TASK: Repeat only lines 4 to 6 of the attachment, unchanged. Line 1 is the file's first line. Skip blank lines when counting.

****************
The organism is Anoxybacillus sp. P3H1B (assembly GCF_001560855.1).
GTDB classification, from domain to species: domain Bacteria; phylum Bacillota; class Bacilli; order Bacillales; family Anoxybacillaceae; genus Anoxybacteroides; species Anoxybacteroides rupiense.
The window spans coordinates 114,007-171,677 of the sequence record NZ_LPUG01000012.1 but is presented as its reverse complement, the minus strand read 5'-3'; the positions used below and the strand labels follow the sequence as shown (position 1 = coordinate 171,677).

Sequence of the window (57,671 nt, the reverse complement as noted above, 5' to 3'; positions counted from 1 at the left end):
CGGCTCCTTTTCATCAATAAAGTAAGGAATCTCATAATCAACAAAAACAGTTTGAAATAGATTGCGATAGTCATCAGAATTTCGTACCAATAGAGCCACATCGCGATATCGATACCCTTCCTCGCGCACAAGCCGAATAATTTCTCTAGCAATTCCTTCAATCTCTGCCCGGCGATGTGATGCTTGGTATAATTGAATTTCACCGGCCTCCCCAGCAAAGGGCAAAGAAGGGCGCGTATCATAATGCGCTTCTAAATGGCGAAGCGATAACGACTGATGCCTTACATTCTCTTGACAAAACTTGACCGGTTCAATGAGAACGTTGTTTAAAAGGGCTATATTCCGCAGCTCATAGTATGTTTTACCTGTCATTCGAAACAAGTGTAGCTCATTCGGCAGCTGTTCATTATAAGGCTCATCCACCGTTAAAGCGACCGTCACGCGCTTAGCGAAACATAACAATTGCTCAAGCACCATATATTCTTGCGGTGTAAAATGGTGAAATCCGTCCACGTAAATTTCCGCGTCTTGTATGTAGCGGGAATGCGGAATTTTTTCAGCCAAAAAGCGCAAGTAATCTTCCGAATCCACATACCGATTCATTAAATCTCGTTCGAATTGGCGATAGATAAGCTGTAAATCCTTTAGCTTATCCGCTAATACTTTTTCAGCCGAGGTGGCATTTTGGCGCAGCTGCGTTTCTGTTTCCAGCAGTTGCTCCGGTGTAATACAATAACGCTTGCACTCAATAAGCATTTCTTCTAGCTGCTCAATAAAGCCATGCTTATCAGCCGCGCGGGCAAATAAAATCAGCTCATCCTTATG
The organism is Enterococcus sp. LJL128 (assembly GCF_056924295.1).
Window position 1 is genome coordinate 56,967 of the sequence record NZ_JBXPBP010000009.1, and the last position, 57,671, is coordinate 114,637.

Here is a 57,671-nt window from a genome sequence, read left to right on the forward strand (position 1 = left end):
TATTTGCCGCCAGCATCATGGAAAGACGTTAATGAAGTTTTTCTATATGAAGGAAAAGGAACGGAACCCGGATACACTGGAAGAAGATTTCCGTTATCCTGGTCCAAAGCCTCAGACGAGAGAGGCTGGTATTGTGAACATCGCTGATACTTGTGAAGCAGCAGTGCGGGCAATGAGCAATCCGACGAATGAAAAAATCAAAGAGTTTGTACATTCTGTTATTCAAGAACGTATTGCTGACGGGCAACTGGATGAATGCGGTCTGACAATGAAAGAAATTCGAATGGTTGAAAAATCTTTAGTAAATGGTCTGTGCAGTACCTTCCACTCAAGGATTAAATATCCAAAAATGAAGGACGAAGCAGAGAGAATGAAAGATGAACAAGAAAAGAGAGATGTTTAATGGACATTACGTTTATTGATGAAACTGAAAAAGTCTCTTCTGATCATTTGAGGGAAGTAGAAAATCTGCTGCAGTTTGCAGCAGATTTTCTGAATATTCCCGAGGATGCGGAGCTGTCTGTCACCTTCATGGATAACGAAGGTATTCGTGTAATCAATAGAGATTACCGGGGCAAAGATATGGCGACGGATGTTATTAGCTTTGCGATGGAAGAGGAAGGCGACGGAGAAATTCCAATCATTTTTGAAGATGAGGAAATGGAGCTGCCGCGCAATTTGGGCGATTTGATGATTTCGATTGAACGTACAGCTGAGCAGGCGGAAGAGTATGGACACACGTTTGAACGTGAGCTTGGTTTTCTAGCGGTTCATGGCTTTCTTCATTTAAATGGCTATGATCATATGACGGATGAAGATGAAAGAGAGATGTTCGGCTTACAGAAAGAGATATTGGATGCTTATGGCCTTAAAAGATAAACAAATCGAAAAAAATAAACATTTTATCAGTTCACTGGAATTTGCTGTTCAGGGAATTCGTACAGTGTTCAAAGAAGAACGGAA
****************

Sequence of the window (57,671 nt, the reverse complement as noted above, 5' to 3'; positions counted from 1 at the left end):
CGGCTCCTTTTCATCAATAAAGTAAGGAATCTCATAATCAACAAAAACAGTTTGAAATAGATTGCGATAGTCATCAGAATTTCGTACCAATAGAGCCACATCGCGATATCGATACCCTTCCTCGCGCACAAGCCGAATAATTTCTCTAGCAATTCCTTCAATCTCTGCCCGGCGATGTGATGCTTGGTATAATTGAATTTCACCGGCCTCCCCAGCAAAGGGCAAAGAAGGGCGCGTATCATAATGCGCTTCTAAATGGCGAAGCGATAACGACTGATGCCTTACATTCTCTTGACAAAACTTGACCGGTTCAATGAGAACGTTGTTTAAAAGGGCTATATTCCGCAGCTCATAGTATGTTTTACCTGTCATTCGAAACAAGTGTAGCTCATTCGGCAGCTGTTCATTATAAGGCTCATCCACCGTTAAAGCGACCGTCACGCGCTTAGCGAAACATAACAATTGCTCAAGCACCATATATTCTTGCGGTGTAAAATGGTGAAATCCGTCCACGTAAATTTCCGCGTCTTGTATGTAGCGGGAATGCGGAATTTTTTCAGCCAAAAAGCGCAAGTAATCTTCCGAATCCACATACCGATTCATTAAATCTCGTTCGAATTGGCGATAGATAAGCTGTAAATCCTTTAGCTTATCCGCTAATACTTTTTCAGCCGAGGTGGCATTTTGGCGCAGCTGCGTTTCTGTTTCCAGCAGTTGCTCCGGTGTAATACAATAACGCTTGCACTCAATAAGCATTTCTTCTAGCTGCTCAATAAAGCCATGCTTATCAGCCGCGCGGGCAAATAAAATCAGCTCATCCTTATG
The organism is Enterococcus sp. LJL128 (assembly GCF_056924295.1).